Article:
Raz-Lee Claims Technological Edge with IBM i Encryption
July 20, 2016 Alex Woodie
IBM i shops that are on the hunt for an encryption solution to protect their sensitive data may want to check out the latest from Raz-Lee Security. The New York-based software company recently announced that it’s leveraging IBM‘s FieldProc technology to deliver field-level encryption that’s unlike anything else on the IBM i market. The company also announced a new PGP encryption solution.
Raz-Lee wasn’t the first IBM i security software provider to first to use the FieldProc, which can greatly simplify the process of adding encryption and decryption capabilities to a DB2 for i database, up to the point of eliminating the need to make code changes. Several other vendors came to market ahead with field-level encryption solutions ahead of Raz-Lee.
But according to Raz-Lee CEO Schmuel Zailer, the company’s approach gives the customer significant advantages over competing solutions, particularly when it comes to preventing the locking of database files.
During a press conference at the recent COMMON conference in New Orleans, Louisiana, Zailer claimed that competing encryption products could impose hefty wait times on database file locks when encryption keys are refreshed.
While other products impose locks on database files that can take seven to eight hours to let go, the encryption capability of the iSecurity suite, dubbed iSecurity Encryption, doesn’t work that way, Zailer says. “With our system, never is there to be a lock, except for the very first time” the product is implemented, he says.
Zailer says the reason his competitors have longer file lock times is because they developed their encryption solutions before IBM rolled out the FieldProc with the launch of IBM i 7.1 in 2010.
That extra time (six years’ worth, ostensibly) enabled Raz-Lee to develop a next-gen encryption solution designed specifically to work with the FieldProc, instead of modifying an existing encryption solution to work with it, as the other vendors did, Zailer says.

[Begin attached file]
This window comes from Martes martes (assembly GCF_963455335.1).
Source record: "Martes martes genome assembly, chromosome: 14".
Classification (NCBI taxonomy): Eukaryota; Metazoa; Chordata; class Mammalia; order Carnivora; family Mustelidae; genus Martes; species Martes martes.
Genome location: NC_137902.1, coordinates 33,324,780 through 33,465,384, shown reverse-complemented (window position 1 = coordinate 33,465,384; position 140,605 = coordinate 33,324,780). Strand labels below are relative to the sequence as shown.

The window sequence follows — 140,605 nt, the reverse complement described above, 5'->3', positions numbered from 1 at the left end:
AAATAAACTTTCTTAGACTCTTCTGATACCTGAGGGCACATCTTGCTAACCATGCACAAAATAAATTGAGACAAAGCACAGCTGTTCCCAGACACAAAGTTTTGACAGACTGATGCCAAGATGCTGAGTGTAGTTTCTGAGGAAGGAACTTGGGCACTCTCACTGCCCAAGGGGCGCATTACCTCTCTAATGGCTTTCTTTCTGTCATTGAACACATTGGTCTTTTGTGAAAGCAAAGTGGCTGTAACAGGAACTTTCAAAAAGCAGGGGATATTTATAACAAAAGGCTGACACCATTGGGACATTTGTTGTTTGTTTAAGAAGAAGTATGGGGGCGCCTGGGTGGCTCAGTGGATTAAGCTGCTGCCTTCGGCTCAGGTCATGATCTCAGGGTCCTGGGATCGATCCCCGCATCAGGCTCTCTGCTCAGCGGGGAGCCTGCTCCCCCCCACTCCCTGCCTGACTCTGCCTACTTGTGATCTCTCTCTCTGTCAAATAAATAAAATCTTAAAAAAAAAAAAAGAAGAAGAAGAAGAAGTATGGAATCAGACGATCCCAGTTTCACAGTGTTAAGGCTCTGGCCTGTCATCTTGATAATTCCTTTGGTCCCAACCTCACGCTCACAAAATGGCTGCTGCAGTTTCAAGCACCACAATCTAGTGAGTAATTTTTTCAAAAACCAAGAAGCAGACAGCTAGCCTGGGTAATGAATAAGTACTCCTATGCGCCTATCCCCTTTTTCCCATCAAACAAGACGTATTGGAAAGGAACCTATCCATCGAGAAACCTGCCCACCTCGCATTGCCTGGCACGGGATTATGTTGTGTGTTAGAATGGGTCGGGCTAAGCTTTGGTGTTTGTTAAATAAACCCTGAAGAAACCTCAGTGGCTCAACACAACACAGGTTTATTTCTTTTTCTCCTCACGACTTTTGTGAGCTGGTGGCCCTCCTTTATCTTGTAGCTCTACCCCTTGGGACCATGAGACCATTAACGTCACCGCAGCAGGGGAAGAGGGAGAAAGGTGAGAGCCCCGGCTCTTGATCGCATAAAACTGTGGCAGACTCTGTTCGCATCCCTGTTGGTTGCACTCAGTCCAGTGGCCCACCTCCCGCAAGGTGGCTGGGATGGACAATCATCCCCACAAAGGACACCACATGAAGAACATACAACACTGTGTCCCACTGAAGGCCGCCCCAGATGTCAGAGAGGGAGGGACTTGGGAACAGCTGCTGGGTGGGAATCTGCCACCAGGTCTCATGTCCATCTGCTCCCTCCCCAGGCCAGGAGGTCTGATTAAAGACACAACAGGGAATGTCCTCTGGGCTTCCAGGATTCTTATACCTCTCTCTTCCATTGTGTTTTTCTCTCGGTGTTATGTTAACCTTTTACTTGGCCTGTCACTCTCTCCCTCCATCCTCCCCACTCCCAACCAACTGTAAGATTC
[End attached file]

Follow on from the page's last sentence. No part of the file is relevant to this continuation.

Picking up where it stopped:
“Our software is so simple, so straightforward,” he says.
Another advantage of the iSecurity encryption feature, Zailer says, is that it can use a single IBM i encryption key to encrypt data on multiple IBM i servers or LPARs. Competing solutions require customers to separately log into each server or LPAR to perform key management tasks, such as changing keys.
“That’s not good, so we support a single key manager,” he says. The master key for iSecurity Encryption is implemented in hardware, which makes it more secure, he adds.
Raz-Lee also automates the process of finding sensitive data fields that should be encrypted. The software does this by automatically extracting the names of fields, including looking at column headings and the actual text. “We will never forget a file with a field that needs to be encrypted,” Zailer says.
In addition to encryption via standard crypto algorithms like AES-256, the Raz-Lee software can also mask and tokenize data. Masking data brings a smaller hit on performance while leaving the user interface more readable to the user. Tokenization, meanwhile, can minimize the impact that regulations like HIPAA can have on IT operations.
In addition to the FieldProc announcement, Raz-Lee announced the introduction of a new public-key encryption solution based on PGP.
PGP, which stands for Pretty Good Encryption, is often used for safeguarding the contents of texts, e-mails, files, and directories, and sometimes for entire disks too. In Raz-Lee’s case, the company sees PGP as an ideal solution for encrypting data that will flow across the wire. (The iSecurity Encryption solution discussed earlier is geared toward protecting data at rest).
The software allows users to encrypt an IBM i file using a public encryption key and one of several types of algorithms, including AES and TDES. After the file has been transmitted, it can be opened only by a person who has the right private key.
Raz-Lee says it provides a wide set of CL commands with its PGP implementation that covers many routines, including encrypting, decrypting, signing, identifying fingerprints, creating key pairs, and importing and exporting keys.
The solution uses a combination of encryption methodologies, including hashing, compression, symmetric-key cryptography and public key cryptography to protect data residing in the IBM i’s native file structure or in its IFS, the company says.
For more information, see the company’s website at www.razlee.com.